Wells Fargo and Bank of Hawaii have implemented disaster relief policies for those affected by Kilauea. If your home was destroyed or damaged by the eruption, call your mortgage lender to see if it’s offering assistance.

Wells Fargo will postpone payments for up to 90 days when the customer contacts them to discuss their situation.

“During this time, all negative credit bureau reporting, late fees, collection calls, and foreclosure referrals and sales are also suspended,” says Paul Gomez, vice president of Corporate Communications at Wells Fargo.

Bank of Hawaii offers a grace period for borrowers who either can’t make their mortgage payments or are facing foreclosure.

“We are definitely suspending foreclosures and evictions during this time of hardship, says Stafford Kiguchi, media representative for Bank of Hawaii. “The initial period of time is for the length of the emergency loan program, which is six months for forbearance; however, we will work with each borrower to suspend foreclosure for as long as it takes to recover their repayment capacity. If the hardship turns out to be more than a temporary situation, we have other, long-term relief programs, such as our loan modification program, which permanently lowers a borrower’s monthly payment.”

Bank of Hawaii is also making cash accessible for people in need through special loan programs. Some features include low interest rates; deferred payments for the first three months; fast approval; reduced payments, with loan terms up to 60 months; and loan amounts up to $25,000.

Qualified borrowers can use funds for:

  • Emergency supplies and living essentials
  • Home or vehicle repairs or replacement
  • Bridging working capital needs

Bank of Hawaii customers may also be eligible to receiving forbearance and extensions on loans.

When homes are damaged or destroyed by fire, even if lava flow causes it, standard homeowners insurance policies should cover the damage, says Kirk Christman, principal at the ACW Group, headquartered in Hawaii.

Standard homeowners insurance policies are usually “all risk” policies, which cover any risk except for specifically excluded perils. Excluded risks typically include events such as earthquakes, hurricanes, tsunamis and floods.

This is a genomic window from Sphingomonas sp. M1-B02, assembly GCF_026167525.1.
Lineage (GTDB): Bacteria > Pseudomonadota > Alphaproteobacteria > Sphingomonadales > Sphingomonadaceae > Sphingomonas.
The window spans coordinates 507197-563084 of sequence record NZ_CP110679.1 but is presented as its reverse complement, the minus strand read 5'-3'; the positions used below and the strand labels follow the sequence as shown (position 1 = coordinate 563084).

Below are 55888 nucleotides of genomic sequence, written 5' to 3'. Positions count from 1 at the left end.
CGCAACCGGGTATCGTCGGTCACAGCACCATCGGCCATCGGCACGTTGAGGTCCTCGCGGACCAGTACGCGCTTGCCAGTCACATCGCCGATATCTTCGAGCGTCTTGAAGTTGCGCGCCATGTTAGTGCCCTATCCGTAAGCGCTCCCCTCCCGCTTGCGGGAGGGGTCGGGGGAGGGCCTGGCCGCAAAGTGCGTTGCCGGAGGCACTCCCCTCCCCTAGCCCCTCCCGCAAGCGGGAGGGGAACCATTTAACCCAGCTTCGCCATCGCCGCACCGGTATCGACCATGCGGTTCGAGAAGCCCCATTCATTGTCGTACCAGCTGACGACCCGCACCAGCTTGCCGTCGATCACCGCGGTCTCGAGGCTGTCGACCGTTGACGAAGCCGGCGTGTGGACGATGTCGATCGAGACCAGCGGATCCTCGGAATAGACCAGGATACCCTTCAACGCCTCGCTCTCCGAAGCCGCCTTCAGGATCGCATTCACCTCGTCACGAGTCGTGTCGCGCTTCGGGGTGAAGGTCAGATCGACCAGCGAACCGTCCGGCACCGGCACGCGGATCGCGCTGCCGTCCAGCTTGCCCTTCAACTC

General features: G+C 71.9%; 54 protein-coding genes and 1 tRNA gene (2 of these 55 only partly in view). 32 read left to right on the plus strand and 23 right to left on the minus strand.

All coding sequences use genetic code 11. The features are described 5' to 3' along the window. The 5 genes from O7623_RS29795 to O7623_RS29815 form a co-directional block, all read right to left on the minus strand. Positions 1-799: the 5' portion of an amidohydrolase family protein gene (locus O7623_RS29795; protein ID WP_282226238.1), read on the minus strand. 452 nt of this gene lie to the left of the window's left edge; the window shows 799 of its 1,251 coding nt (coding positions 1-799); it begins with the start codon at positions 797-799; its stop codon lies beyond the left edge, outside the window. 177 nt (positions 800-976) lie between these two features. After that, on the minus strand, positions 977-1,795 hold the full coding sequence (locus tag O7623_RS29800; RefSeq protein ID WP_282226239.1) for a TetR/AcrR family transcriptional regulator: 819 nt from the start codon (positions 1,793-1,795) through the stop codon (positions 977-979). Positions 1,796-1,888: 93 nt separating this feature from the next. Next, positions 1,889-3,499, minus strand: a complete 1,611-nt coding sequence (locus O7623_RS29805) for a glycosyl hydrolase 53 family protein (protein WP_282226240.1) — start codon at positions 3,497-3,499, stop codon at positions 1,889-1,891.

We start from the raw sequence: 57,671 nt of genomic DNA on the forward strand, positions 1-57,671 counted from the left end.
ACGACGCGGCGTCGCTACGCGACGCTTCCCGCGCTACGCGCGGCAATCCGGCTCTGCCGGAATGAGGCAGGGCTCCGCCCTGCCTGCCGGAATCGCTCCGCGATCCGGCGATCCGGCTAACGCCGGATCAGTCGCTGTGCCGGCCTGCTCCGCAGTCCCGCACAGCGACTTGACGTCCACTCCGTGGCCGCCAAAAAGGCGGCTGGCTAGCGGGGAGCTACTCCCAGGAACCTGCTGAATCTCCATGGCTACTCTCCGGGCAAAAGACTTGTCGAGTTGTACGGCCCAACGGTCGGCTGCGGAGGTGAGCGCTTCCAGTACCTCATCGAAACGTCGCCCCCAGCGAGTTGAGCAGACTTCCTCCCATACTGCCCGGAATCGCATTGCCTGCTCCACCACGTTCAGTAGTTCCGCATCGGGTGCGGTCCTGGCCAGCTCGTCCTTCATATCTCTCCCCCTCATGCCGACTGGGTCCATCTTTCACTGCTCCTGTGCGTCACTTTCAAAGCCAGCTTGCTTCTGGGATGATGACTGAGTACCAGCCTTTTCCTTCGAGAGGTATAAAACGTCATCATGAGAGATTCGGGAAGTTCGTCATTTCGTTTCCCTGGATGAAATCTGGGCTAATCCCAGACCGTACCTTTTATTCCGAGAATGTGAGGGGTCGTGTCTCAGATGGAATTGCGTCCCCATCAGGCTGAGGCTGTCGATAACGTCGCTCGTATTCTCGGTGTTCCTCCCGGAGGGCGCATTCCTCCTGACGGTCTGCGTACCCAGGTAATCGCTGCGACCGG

“Because most of the damage is caused by fire due to the heat from the lava, homeowners should be able to file a fire claim, which is normally covered in most policies,” Christman says.

Be sure to turn in your claim to your insurance company and let them determine coverage.

If your lender is not proactively offering forbearance or other help, you can go directly to the websites of the Federal Housing Finance Agency or the U.S. Department of Housing and Urban Development to see what type of relief you might be eligible for, and then bring it up to your lender. You also can use these sites to find the name of the lender that owns your mortgage and where to go if the company doesn’t cooperate.

Just because a lender provides “relief” does not mean it’s forgiving you for any of the mortgage debt you owe. Even with the forbearance programs backed by the government, the amount that is deferred will be owed down the road.

Be cautious of calls from people claiming to offer mortgage relief on behalf of a government agency or asking for fees upfront for a loan or service.

When talking with the lender, ask for written confirmation and contact information in case you have any follow-up questions or concerns.

©2018 Bankrate.com
Distributed by Tribune Content Agency, LLC

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Amazon Experience Centers Look to Transform Smart-Home Shopping

Amazon is making moves yet again. As a way to market its smart-home business segment without having to invest in conventional store locations, the online marketplace giant has partnered with Lennar Corporation to provide connectivity demos of Alexa-enabled products—everything from video doorbells and smart shades to lighting and scheduled deliveries—within the homebuilder’s model homes, calling these showrooms Amazon Experience Centers.